By comparison, the production of Cuban cigars was said to have declined by about 30-40 percent during the past 10 years and to have reached only about 100 million last year.

‘While the Cuban cigar market struggles, a once small, non-Cuban cigar market has grown exponentially over time – all the likely result of the now 50-year-old U.S. trade embargo against Cuba,’ the press note said.

PMI applauded for US tobacco policy

| November 13, 2014

The Child Labor Coalition (CLC) has applauded Philip Morris International for adopting a new US tobacco-buying policy that, the CLC says, ‘could well lead to reduced child labor in US tobacco fields’.

Under the new policy (see PMI announces new U.S. tobacco purchasing model story, November 5), PMI is outsourcing its US tobacco purchasing to Universal and Alliance, and these companies will require growers supplying PMI tobacco to comply with PMI’s child labor policy, which prohibits hazardous tobacco work for workers under 18.

“We’re encouraged that one of the 10 largest tobacco companies has taken this step,” said Sally Greenberg, executive director of the National Consumers League and co-chair of the CLC, whose 34 member organizations fight exploitative child labor.

“Much work remains to be done to ensure that Philip Morris’s child labor policies are implemented properly in the field and we think an outright ban of child work on American tobacco farms would be more protective, but this is an important step in the right direction and we applaud them for it.”

In a press note, the CLC pointed out that US federal law allowed children 12 and older to work on farms for unlimited hours, as long as there was no conflict with schooling.

‘There is no minimum age for children who work on small farms, and the children of farm owners are exempt from any protections when working on their parents’ farms,’ the press note said.

‘In May, Human Rights Watch researchers released a report, Tobacco’s Hidden Children: Hazardous Child Labor in United States Tobacco Farming, which found that a majority of the more than 140 child tobacco workers interviewed has experienced nicotine poisoning while working in US fields.’

Theme chosen for 2015 nicotine forum

| November 13, 2014

The 2015 Global Forum on Nicotine, which is due to be held in Warsaw, Poland, on June 5 and 6, is taking as its theme: The only place where science and policy meet.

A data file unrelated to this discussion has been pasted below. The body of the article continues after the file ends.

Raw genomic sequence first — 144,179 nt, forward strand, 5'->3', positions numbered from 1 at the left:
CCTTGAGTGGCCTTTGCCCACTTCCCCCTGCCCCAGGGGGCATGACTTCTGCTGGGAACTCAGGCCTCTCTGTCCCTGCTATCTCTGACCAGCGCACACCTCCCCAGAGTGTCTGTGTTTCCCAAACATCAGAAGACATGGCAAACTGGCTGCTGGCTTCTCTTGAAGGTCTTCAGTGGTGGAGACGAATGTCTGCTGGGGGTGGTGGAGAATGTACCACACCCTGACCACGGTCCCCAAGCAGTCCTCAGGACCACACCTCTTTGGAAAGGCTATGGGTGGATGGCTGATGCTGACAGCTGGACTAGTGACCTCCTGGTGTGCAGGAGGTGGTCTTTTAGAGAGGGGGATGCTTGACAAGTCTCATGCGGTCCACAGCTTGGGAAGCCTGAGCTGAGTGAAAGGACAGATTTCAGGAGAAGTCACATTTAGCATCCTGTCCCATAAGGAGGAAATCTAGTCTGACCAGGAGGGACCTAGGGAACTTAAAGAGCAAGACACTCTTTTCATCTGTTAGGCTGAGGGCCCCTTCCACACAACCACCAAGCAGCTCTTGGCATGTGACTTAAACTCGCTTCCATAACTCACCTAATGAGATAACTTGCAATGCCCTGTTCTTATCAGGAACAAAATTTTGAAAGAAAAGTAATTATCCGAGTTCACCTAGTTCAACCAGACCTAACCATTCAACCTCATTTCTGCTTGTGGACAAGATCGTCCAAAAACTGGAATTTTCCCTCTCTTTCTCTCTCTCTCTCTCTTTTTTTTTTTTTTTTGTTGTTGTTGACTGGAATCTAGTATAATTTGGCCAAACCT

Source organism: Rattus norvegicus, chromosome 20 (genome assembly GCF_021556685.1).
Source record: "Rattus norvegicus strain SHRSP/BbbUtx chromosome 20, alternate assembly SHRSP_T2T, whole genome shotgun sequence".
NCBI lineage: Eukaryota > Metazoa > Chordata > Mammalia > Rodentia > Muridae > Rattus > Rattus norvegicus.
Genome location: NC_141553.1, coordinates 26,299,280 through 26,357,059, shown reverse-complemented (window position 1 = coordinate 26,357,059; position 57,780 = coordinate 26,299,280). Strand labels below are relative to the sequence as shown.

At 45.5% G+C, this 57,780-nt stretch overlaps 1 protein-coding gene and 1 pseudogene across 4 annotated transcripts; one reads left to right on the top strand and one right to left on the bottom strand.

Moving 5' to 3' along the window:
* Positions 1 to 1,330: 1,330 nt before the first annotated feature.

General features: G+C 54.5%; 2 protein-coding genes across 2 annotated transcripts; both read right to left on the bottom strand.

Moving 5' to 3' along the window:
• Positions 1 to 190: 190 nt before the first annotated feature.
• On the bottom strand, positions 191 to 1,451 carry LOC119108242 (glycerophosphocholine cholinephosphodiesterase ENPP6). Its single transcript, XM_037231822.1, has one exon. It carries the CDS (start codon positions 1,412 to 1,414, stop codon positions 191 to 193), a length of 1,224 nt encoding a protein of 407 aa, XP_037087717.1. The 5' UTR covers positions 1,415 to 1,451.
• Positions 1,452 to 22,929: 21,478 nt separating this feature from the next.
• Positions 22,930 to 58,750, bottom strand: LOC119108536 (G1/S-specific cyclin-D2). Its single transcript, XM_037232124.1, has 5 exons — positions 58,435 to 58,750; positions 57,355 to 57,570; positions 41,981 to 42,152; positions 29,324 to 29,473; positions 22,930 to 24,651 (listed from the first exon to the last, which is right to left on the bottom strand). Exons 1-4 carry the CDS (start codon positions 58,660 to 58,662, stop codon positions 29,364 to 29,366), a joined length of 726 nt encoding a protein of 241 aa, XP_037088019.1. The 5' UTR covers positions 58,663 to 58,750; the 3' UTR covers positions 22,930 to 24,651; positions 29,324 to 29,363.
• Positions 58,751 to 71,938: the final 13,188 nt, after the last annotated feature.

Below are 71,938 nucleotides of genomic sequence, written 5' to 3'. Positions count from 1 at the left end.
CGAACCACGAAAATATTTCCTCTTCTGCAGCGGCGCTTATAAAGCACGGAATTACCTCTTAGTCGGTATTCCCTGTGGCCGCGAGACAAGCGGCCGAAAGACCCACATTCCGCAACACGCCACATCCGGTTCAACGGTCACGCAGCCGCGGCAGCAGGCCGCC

The organizers of the event said in a recent press note that the science of nicotine was developing rapidly, regulatory issues were high on the political agenda and consumers were becoming anxious about the long-term availability of nicotine delivery products.

There was a nascent consensus amongst a body of scientists and public health representatives about the relative safety of new nicotine and other non-combustible products, though others in tobacco control were still sceptical and the debate continued.

It was imperative that scientists and those concerned with policy had an open forum where the latest evidence could be examined and options for effective policy discussed so as to satisfy the requirements of safety and the responsible use of new products.

The forum’s program is here: http://gfn.net.co/2015-programme

And registration is here: https://register.kachange.eu/gfn2015/

PMI to webcast conference presentation

| November 13, 2014

Philip Morris International is due to host a live audio webcast at www.pmi.com/webcasts of a presentation and question-and-answer session by CEO André Calantzopoulos during the Morgan Stanley Global Consumer & Retail Conference starting about 10.20 hours Eastern Time on November 19.

The webcast, which will be in listen-only mode, will provide live audio of the entire PMI session.

It can be accessed also on iOS or Android devices by downloading PMI’s free Investor Relations Mobile Application at www.pmi.com/irapp.

An archived copy of the webcast will be available at www.pmi.com/webcasts until 17.00 on December 18.

Presentation slides and script will be made available at www.pmi.com/presentations.

Tobacco Rag banner

white cloud cigarettes

pattyn banner

itm banner

Burghart

Burghart